Includes dogs, cats and birds
For small animal appointments
call (979) 845-2351
Browse services for small animals >>
Includes horses and cattle
For large animal appointments
call (979) 845-3541
Browse services for large animals >>
In our hurried world, we can be intrigued or frustrated by the
pace of the Texas box turtle. Most of us have seen this
reptile making its way across a country road or paved
highway. You can stop and help it cross the road or, take it
home for a pet. Question is, "Which is the better
"Turtles are some of the oldest reptiles on the earth," notes
Dr. J. Jill Heatley, clinical associate professor at the Texas
A&M College of Veterinary Medicine & Biomedical
Sciences. "They are slow-moving, but these creatures have
survived virtually unchanged for thousands of years."
"The box turtle is a land animal that can also swim well,"
states Heatley. "It spends its life around water, marshes or
wetlands. It is an air-breathing animal, toothless and
reproduces by laying eggs. Generally, you can distinguish
male from female box turtles based on the color of their
eyes. Males have bright orange to reddish iris color while
females have brown to tan iris color."
The box turtle is characterized by a high domed shell that
hinges so the turtle can enclose itself, thus the fitting name of
box turtle, notes Heatley. Box turtles eat vegetation as well
as insects, slugs, snails and dead flesh.
Will this terrestrial creature survive the fast paced world of
today? Can it "out-pace" today's human desires for exotic
pets, run-ins with automobiles and loss of habitat?
"Turtles can make good pets, but taking a turtle from the wild
and placing it in your home may lead to a slow death for the
animal," cautions Heatley. "Like any pet, turtles require
daily attention, care and have specific nutritional and
"Relocating the native turtle to your home can be detrimental to
the animal. Turtles establish home ranges and they will try
to return to their home territory. If removed from it, they
may travel long distances looking for familiar grounds. This is
sometimes called 'homing'. In the process they may come in
contact with predators, unsuitable habitat, or they may lose the
race while trying to cross the highway."
The most common question I get asked is, 'What do I do if I see
a turtle crossing the road?', says Heatley. She recommends
pulling your vehicle safely to the side of the road and put on your
hazard lights. When you can safely approach the turtle based
on traffic, pick the turtle up by the back of the shell and place
it off the road in the same direction that it was headed.
Injured turtles may be brought to the college of veterinary
medicine at any time for care and repair.
Resist the temptation to "adopt" a turtle from the wild.
The box turtle confines its activities to a small area (several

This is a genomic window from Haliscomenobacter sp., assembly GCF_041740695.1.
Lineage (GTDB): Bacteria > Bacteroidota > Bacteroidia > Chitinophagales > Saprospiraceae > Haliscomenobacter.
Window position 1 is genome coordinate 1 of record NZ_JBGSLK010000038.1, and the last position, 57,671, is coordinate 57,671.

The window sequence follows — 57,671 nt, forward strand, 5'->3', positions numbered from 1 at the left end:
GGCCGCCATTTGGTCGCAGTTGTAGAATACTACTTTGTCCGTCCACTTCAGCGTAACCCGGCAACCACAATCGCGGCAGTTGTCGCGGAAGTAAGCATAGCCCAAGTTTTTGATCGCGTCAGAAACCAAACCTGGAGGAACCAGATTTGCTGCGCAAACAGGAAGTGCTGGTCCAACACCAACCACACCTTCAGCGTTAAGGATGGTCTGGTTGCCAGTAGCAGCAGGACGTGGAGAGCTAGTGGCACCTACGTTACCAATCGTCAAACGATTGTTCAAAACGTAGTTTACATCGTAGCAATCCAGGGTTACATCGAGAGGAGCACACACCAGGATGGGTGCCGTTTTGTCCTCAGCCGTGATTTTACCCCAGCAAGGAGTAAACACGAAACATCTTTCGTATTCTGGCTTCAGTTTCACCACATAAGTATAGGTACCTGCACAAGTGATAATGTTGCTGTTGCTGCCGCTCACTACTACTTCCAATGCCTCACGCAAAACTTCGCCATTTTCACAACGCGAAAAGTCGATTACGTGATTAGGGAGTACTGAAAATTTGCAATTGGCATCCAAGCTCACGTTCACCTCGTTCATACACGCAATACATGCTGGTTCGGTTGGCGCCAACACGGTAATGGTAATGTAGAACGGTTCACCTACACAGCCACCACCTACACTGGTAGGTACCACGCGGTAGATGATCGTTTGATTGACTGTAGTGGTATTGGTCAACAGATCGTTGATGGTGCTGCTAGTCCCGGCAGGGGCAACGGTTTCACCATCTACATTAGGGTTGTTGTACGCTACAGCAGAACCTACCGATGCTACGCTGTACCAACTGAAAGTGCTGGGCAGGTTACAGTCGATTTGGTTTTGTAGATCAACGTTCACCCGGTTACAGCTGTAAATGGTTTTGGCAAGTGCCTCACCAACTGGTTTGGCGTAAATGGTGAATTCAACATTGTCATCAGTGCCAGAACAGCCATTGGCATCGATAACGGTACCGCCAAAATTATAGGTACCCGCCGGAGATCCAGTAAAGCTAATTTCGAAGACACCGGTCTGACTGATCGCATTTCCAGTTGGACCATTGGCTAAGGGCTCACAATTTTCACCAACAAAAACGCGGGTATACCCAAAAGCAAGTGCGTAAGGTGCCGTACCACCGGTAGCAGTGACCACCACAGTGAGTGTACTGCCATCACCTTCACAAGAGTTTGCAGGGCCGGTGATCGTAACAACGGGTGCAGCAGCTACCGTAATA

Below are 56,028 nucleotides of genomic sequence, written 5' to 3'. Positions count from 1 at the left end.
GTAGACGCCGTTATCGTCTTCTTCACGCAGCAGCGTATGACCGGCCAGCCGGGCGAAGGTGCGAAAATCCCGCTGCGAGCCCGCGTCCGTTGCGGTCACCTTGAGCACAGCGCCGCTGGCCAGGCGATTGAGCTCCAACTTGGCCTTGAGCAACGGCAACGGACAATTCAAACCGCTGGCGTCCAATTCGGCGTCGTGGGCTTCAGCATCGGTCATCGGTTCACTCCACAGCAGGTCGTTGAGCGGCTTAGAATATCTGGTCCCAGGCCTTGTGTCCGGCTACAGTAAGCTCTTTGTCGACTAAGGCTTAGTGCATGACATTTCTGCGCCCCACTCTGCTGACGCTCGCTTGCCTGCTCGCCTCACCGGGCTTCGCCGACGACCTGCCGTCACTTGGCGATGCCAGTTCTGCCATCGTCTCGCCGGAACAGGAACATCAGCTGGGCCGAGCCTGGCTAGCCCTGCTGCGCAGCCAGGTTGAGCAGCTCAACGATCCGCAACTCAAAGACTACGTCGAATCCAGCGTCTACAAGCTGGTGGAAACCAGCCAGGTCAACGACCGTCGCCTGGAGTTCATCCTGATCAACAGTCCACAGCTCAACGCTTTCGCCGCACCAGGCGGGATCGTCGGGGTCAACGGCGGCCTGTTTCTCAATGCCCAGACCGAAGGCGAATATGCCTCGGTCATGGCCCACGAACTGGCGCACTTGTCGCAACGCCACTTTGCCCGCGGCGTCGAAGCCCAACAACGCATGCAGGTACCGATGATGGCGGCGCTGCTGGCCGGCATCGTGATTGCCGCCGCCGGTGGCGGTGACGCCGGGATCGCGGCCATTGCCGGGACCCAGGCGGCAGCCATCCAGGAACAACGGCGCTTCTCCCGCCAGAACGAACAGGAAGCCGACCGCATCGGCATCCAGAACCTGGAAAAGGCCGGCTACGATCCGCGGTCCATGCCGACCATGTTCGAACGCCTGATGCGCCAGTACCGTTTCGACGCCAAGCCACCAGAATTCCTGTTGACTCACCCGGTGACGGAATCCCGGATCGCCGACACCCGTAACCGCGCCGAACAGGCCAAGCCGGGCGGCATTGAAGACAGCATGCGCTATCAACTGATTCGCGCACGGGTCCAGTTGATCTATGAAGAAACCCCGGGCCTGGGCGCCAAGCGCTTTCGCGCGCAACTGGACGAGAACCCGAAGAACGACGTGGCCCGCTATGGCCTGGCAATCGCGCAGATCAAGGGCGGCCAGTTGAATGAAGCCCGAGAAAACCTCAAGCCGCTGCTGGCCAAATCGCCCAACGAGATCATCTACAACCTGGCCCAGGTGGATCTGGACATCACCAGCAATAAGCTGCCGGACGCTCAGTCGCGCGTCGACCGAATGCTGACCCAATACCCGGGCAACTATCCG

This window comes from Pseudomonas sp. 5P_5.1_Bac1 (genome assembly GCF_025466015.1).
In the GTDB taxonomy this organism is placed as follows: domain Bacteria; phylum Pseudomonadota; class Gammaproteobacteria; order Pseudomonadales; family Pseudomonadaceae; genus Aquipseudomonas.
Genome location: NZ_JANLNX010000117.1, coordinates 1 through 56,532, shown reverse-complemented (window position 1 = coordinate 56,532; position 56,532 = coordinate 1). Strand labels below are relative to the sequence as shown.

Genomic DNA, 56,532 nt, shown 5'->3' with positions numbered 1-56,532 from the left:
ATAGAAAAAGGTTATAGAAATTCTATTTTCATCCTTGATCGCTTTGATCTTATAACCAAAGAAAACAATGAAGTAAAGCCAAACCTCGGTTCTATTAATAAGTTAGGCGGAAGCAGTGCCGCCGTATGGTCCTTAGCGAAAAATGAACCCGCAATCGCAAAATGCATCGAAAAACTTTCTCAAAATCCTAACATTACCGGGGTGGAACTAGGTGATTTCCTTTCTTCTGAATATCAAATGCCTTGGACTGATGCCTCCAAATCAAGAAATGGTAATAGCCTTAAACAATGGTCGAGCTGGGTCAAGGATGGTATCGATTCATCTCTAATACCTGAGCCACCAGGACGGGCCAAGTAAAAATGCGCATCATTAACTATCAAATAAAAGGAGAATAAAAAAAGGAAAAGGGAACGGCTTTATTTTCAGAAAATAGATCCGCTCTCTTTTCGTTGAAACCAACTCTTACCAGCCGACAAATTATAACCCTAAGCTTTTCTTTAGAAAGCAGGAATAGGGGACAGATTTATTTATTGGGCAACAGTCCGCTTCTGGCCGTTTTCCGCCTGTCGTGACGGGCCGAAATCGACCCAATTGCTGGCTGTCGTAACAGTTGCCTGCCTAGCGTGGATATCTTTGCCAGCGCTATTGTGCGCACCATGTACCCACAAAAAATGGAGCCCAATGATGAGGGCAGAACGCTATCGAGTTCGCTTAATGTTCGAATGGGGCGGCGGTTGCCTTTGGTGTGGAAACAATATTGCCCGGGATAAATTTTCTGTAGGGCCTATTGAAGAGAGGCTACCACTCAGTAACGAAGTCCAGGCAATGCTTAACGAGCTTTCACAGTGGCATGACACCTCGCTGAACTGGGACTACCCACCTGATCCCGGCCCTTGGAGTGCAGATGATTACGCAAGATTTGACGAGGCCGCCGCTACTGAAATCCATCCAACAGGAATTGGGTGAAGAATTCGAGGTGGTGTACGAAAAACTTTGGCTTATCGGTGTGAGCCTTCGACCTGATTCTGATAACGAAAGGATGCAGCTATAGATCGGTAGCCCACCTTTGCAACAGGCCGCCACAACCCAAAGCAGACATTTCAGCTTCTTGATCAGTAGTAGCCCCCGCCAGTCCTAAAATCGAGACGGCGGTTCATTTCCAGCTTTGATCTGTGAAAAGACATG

acres) for its home range and breeding ground. Once removed
from this territory, many displaced turtles fail to establish a new
home range and few find their way back to their original home
range, explains Heatley.
Since the box turtle is long-lived with a life span of 20 years
or more, they experience delayed sexual maturity (anywhere from 7
to 10 years). This turtle species requires a long life span
and high population density to increase its population. A box
turtle must survive lawn mowers, farm machinery, predators and
crossing roads during its growth years before it can add to the
The box turtle is also threatened by the pet trade, notes
Heatley. As more people collect box turtles as pets or to
sell to others as pets, the turtle's population density would be
expected to decline. If levels get too low, box turtles will
not be able to sustain their numbers.
"Since box turtles take a long time to reach sexual maturity,
live in a limited home range and produce a small number of eggs in
each clutch, this animal is hard pressed when additional pressures
are encountered," explains Heatley. "It is for these reasons
that harvesting adult box turtles from the wild for pets is a
In our hurried and fast-paced world, if you make the time to
look for the Texas box turtle, may you continue to find them in
their natural setting, may you marvel at this centuries-old
creature who is trying to survive in an ever changing world.
Remember that it is best to leave the Texas box turtles on their
ABOUT PET TALK
Pet Talk is a service of the College of Veterinary Medicine
& Biomedical Sciences, Texas A&M University. Stories
can be viewed on the Web at http://tamunews.tamu.edu.
Suggestions for future topics may be directed to firstname.lastname@example.org.
Texas A&M University, College Station, Texas 77843
| Site maintained by CVM Web Development. | © 2013 Texas A&M University